Neglected as a child, treated as an object by her boyfriend, and the loss of a close relative, no wonder she can’t stop crying. Sadly, except for a few minor details, her story is not unique. Rachel does not know what a normal, healthy family looks like. She doesn’t know what a healthy male-female relationship looks like. She doesn’t know what acceptance looks like. She knows a lot about condemnation, never being good enough, never anyone to care about what happens to her. One of her biggest needs is to be accepted and loved as a person, to have someone listen to her and try to understand how she’s feeling. She needs to be treated like a human being, as someone worthwhile. Where will she find this? In what kind of church would Rachel feel welcomed? Is there any such church? What would it look like?

It would be a place where people are vulnerable. A place where people admit that they don’t have everything right. Where people know that they are sinners and share their struggles openly. It would be a place where people accept and love, not judge and criticize. It would be a place where Rachel could be herself, with all of her problems, and not be expected to be perfect before she could belong. It would be a place where people would realize that they have not cornered the market on truth, even though they always strive for truth. It would be a place of forgiveness.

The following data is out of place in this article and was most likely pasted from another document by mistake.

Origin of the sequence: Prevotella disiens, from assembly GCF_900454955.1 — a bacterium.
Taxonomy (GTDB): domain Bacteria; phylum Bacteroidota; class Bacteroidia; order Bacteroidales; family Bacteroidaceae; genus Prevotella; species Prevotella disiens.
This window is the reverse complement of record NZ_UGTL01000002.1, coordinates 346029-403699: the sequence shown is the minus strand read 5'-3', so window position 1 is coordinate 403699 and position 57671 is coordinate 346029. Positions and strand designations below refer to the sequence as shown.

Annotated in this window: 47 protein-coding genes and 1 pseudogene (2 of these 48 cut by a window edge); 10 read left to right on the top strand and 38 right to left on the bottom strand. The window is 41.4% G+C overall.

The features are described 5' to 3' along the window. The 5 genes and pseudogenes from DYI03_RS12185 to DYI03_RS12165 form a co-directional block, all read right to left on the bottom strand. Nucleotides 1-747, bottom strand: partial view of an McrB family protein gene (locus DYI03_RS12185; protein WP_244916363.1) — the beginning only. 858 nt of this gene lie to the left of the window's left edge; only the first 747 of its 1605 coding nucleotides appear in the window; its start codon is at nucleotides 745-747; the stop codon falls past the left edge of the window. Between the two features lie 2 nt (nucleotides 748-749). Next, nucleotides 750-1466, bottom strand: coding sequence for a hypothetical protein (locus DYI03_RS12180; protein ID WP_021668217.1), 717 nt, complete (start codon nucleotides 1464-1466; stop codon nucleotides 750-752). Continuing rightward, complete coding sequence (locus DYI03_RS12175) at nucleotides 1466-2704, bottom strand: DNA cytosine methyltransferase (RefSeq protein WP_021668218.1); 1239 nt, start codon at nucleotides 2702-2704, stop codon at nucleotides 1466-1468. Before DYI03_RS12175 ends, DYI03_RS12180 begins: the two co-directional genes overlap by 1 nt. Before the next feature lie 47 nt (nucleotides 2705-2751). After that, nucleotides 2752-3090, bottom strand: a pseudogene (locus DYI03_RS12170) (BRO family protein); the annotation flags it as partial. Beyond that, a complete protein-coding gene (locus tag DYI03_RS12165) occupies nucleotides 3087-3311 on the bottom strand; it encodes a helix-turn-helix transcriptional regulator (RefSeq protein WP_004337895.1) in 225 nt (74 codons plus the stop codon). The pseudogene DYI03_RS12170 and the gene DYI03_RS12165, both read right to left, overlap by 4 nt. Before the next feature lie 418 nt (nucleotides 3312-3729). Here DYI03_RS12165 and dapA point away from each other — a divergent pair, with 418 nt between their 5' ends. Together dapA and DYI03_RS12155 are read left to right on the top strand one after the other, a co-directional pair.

Sadly, I don’t think there is a church that meets this description. No, I’m not looking for a perfect church. That’s impossible among imperfect humans. But here’s what is possible: We can be a place of forgiveness instead of judgment. When we slip up and judge someone or treat him or her in an unloving way, we can say we’re sorry and reconcile with the one we’ve wronged. We can always strive to understand the word and strive for the most excellent theology, while admitting we have not arrived. Even Paul was able to admit that. Why can’t we?

I think a part of the problem is that we are afraid. We are afraid of being genuine and honest with others. We are afraid of taking off our masks and sharing our true selves with others. We’re afraid of what people might think. We are afraid they would judge us. We’re afraid that we are the only ones who struggle with the particular sins that tempt us, that no one else can understand. We are afraid they would use our vulnerability to hurt us even more. We are afraid to be human. How ironic. We sit on a pew hiding our problems from the very people who would be the best ones to help us with those problems.

What is the church anyway?